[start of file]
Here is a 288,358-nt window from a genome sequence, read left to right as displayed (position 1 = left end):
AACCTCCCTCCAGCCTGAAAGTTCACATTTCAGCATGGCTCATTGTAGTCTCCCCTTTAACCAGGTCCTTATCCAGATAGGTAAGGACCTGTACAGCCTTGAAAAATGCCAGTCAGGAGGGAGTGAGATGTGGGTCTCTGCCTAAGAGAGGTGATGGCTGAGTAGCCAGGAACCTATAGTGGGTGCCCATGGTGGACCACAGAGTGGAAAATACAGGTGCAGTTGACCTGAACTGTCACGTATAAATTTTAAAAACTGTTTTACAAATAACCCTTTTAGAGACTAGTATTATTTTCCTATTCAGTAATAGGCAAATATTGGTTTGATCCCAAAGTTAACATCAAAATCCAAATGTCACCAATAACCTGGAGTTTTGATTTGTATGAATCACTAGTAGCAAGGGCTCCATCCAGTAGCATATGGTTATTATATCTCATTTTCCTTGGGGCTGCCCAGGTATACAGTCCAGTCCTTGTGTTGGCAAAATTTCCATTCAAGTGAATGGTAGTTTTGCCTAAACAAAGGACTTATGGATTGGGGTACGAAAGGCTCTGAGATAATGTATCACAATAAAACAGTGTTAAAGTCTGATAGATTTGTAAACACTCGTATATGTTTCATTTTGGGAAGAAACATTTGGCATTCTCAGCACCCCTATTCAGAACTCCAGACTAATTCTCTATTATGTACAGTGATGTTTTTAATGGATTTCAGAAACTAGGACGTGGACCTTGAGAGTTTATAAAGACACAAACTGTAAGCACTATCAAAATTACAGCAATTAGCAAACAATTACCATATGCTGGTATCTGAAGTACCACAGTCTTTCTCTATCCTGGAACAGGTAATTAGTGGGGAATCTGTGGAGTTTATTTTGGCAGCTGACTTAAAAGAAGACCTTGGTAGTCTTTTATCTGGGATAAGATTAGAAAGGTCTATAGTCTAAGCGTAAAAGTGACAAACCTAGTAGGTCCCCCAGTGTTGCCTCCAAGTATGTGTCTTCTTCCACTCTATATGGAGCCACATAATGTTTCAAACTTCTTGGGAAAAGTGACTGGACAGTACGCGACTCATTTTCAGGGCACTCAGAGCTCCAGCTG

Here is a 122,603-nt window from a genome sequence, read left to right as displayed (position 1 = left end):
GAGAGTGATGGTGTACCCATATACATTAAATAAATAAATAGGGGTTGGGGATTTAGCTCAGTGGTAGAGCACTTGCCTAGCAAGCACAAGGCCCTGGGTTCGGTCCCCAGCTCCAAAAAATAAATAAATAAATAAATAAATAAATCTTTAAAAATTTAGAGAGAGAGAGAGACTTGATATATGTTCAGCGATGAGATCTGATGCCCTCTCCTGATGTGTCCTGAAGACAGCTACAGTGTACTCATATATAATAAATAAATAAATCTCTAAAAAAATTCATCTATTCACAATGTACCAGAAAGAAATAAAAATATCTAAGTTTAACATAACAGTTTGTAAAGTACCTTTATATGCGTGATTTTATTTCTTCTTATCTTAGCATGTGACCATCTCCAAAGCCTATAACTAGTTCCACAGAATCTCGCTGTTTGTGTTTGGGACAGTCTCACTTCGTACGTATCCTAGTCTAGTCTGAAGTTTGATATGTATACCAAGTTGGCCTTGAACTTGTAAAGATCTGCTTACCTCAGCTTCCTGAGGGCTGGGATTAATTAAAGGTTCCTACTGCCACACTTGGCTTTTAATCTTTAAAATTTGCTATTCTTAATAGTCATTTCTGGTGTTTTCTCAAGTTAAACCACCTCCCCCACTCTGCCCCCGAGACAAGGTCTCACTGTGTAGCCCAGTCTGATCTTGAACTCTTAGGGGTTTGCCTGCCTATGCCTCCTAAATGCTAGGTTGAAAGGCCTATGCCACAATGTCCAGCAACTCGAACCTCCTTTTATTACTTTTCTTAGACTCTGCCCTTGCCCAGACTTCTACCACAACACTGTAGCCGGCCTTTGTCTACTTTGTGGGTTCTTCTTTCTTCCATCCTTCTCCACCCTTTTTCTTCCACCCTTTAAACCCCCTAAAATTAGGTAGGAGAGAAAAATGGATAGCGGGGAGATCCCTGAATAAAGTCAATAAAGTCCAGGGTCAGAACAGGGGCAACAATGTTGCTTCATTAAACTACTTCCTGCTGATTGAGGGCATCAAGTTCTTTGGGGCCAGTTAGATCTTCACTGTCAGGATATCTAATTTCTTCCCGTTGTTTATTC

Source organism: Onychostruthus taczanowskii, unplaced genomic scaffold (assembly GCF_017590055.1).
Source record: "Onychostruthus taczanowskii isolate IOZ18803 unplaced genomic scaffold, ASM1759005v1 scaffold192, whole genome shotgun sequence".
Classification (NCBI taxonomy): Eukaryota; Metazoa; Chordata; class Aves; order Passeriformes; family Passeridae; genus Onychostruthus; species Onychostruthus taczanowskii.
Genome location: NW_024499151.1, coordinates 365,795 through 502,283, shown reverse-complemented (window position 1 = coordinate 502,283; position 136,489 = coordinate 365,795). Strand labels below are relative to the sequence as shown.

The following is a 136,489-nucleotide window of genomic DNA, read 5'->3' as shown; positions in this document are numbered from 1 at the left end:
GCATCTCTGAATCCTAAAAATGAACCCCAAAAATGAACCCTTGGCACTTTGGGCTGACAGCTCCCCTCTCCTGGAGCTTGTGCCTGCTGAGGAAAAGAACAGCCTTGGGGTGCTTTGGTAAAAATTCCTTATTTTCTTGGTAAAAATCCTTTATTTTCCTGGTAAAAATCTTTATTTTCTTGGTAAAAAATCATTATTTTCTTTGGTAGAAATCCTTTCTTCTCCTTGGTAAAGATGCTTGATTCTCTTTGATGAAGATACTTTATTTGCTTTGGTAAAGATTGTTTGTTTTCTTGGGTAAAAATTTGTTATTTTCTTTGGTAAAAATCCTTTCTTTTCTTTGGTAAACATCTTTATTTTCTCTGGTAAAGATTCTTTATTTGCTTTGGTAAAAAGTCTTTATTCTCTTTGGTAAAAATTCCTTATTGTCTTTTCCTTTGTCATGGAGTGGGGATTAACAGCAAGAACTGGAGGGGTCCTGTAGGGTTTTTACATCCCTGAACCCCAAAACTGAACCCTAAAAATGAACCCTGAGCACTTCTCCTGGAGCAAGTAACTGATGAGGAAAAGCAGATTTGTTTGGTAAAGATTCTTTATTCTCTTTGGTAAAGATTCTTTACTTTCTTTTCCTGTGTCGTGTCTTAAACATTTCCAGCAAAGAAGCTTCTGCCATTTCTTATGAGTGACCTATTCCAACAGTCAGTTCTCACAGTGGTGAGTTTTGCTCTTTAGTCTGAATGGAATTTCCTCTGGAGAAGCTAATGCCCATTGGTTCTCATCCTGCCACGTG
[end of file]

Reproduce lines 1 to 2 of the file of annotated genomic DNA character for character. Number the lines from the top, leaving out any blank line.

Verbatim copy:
Here is a 288,358-nt window from a genome sequence, read left to right as displayed (position 1 = left end):
AACCTCCCTCCAGCCTGAAAGTTCACATTTCAGCATGGCTCATTGTAGTCTCCCCTTTAACCAGGTCCTTATCCAGATAGGTAAGGACCTGTACAGCCTTGAAAAATGCCAGTCAGGAGGGAGTGAGATGTGGGTCTCTGCCTAAGAGAGGTGATGGCTGAGTAGCCAGGAACCTATAGTGGGTGCCCATGGTGGACCACAGAGTGGAAAATACAGGTGCAGTTGACCTGAACTGTCACGTATAAATTTTAAAAACTGTTTTACAAATAACCCTTTTAGAGACTAGTATTATTTTCCTATTCAGTAATAGGCAAATATTGGTTTGATCCCAAAGTTAACATCAAAATCCAAATGTCACCAATAACCTGGAGTTTTGATTTGTATGAATCACTAGTAGCAAGGGCTCCATCCAGTAGCATATGGTTATTATATCTCATTTTCCTTGGGGCTGCCCAGGTATACAGTCCAGTCCTTGTGTTGGCAAAATTTCCATTCAAGTGAATGGTAGTTTTGCCTAAACAAAGGACTTATGGATTGGGGTACGAAAGGCTCTGAGATAATGTATCACAATAAAACAGTGTTAAAGTCTGATAGATTTGTAAACACTCGTATATGTTTCATTTTGGGAAGAAACATTTGGCATTCTCAGCACCCCTATTCAGAACTCCAGACTAATTCTCTATTATGTACAGTGATGTTTTTAATGGATTTCAGAAACTAGGACGTGGACCTTGAGAGTTTATAAAGACACAAACTGTAAGCACTATCAAAATTACAGCAATTAGCAAACAATTACCATATGCTGGTATCTGAAGTACCACAGTCTTTCTCTATCCTGGAACAGGTAATTAGTGGGGAATCTGTGGAGTTTATTTTGGCAGCTGACTTAAAAGAAGACCTTGGTAGTCTTTTATCTGGGATAAGATTAGAAAGGTCTATAGTCTAAGCGTAAAAGTGACAAACCTAGTAGGTCCCCCAGTGTTGCCTCCAAGTATGTGTCTTCTTCCACTCTATATGGAGCCACATAATGTTTCAAACTTCTTGGGAAAAGTGACTGGACAGTACGCGACTCATTTTCAGGGCACTCAGAGCTCCAGCTG